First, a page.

Caerhays is justifiably and internationally famous for its gardens, largely created by John Charles (J C) Williams. What until recently has been little in evidence is the selection of fine minerals assembled by generations of the Williams family at Burncoose and Scorrier House and now on display as part of the house tour.
John Williams (1753-1841) lived at Burncoose in his early life and moved to Scorrier House, which he built, in 1778. Archival correspondence shows that he was purchasing minerals for the family collection as early as the late 1700s. He also acquired a vast number of the finest copper minerals from mines in the parish of Gwennap which he managed. Along with his sons, John and Michael, they were founder members of the Royal Geological Society of Cornwall in 1814, testament to their interest not only in mining but also in mineralogy and geology.
The Scorrier House mineral collection has been described by authors/travellers in the early 19th century as ranking alongside that of Philip Rashleigh of Menabilly and being one of the most important collections of Cornish minerals ever assembled. Unfortunately, almost all of the early Cornish specimens lacked any form of labelling. Consequently, the present-day process of cataloguing has been a painstaking one.
Perhaps the most committed to the growth of the collection was the son John Williams (1778-1849). He had a passionate interest in minerals. On his death his younger brother, Michael Williams inherited the estate and in 1854 Michael purchased the Caerhays Estate and the minerals from Scorrier House were moved to Caerhays Castle a decade later, where a display in the museum generated considerable public interest.
A momentous decision by J C Williams was made in 1893 to dispose of most of the mineral collection, retaining a small selection for the family at Caerhays. He invited the British Museum (Natural History), the Royal Institution of Cornwall, and the Robert Hunt Memorial Museum, Redruth, to select what minerals they desired. Two years previously, the Camborne School of Mines was afforded a similar opportunity.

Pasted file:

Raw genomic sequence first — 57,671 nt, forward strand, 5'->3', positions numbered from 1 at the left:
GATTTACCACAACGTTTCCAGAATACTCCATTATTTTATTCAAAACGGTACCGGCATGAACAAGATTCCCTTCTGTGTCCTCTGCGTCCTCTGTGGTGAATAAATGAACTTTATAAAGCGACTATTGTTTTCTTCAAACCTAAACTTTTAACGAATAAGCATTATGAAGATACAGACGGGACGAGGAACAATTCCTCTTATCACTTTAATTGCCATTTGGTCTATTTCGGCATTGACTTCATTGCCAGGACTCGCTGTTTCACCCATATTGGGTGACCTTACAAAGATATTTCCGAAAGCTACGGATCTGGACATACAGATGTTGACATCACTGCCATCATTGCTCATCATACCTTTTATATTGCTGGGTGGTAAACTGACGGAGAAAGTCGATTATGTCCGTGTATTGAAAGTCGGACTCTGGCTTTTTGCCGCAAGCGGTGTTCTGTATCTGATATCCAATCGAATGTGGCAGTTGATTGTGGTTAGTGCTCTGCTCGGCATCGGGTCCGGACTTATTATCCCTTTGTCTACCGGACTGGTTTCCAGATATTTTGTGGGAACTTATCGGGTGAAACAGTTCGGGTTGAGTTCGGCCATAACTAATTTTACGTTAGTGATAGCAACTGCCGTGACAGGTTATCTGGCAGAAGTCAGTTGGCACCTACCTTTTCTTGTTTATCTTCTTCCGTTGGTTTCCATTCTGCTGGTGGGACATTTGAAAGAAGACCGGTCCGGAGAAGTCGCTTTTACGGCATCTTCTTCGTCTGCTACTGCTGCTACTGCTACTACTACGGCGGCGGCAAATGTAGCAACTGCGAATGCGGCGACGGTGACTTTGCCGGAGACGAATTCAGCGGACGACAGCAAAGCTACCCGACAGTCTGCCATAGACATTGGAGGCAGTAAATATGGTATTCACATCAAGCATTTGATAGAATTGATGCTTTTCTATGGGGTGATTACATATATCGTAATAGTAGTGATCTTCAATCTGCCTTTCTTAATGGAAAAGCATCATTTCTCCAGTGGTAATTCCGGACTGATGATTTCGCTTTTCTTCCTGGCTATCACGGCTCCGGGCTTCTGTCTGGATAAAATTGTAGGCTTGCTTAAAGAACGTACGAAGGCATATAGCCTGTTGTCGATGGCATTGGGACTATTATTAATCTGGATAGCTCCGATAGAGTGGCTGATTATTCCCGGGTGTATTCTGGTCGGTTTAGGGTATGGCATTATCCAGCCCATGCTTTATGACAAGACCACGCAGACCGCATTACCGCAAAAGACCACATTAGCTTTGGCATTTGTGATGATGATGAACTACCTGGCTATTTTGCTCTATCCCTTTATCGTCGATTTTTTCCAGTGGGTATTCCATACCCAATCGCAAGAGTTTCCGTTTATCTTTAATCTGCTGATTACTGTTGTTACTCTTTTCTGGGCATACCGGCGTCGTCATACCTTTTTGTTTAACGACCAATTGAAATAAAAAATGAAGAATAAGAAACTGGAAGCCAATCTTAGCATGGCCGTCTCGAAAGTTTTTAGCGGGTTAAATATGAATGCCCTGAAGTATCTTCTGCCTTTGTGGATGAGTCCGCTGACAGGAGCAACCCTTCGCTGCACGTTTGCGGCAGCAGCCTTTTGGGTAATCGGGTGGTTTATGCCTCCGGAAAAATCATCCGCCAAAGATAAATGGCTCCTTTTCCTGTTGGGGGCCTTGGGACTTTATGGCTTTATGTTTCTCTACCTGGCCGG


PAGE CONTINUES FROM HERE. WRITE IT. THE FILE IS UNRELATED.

For well over 100 years since the dispersal of the minerals to the learned institutions, the remainder have lain secreted throughout the Castle in every nook and cranny conceivable. The decision in 2008 to catalogue and reinstate a display of the family minerals has culminated in the present-day cabinet in the Billiard Room, with an additional selection of large specimens in wall cabinets in the Museum.
Connellite from Wheal Gorland, Cornwall, England
Bournonite, Herodsfoot Mine, Cornwall, England
Visitors availing themselves of the house tour have the opportunity of seeing a representative selection of worldwide minerals, the Cornish secondary arsenates and phosphates ranking alongside the finest known, even to this day. The depth in numbers and quality of these specimens has remained unequalled for two centuries.
A superb suite of the beautiful blue copper carbonate mineral Azurite, from Chessy-les-Mines, France, is represented by over 30 examples.
Tin minerals, in the form of the oxide, Cassiterite, are represented by a wide variety of Cornish locations and crystal habit. More exotic species are represented by aquamarine, topaz, opal, gold, silver and diamonds.
By the mid 1800s specimens were added to the collection through purchase from British and European mineral dealers, many bearing labels. At the same time the Williams family mining interests had extended to the Americas providing yet another source of fine minerals for the Caerhay’s Collection.
A separate collection of minerals in the form of thumbnail size specimens was rediscovered early on in the project. The individual specimens bore pink paper labels with printed numbers but no other information. A catalogue of sorts was believed to have existed and this came to light in 2011. The evidence confirms that the thumbnail collection was provided by Bryce McMurdo Wright, one of Britain’s foremost mineral dealers, probably as a commissioned order in the late 1850s or early 1860s. For reference and research purposes this collection is invaluable.
The prestige and historical importance of the mineral collection has been recognised through invitations to display at the two most important mineral shows in the world, Tucson, Arizona, and Munich, Germany, in February and October 2011 respectively.
Torbernite, Old Gunnislake Mine, Cornwall, England
Aquamarine & Topaz from E. Siberia and Opal from Queensland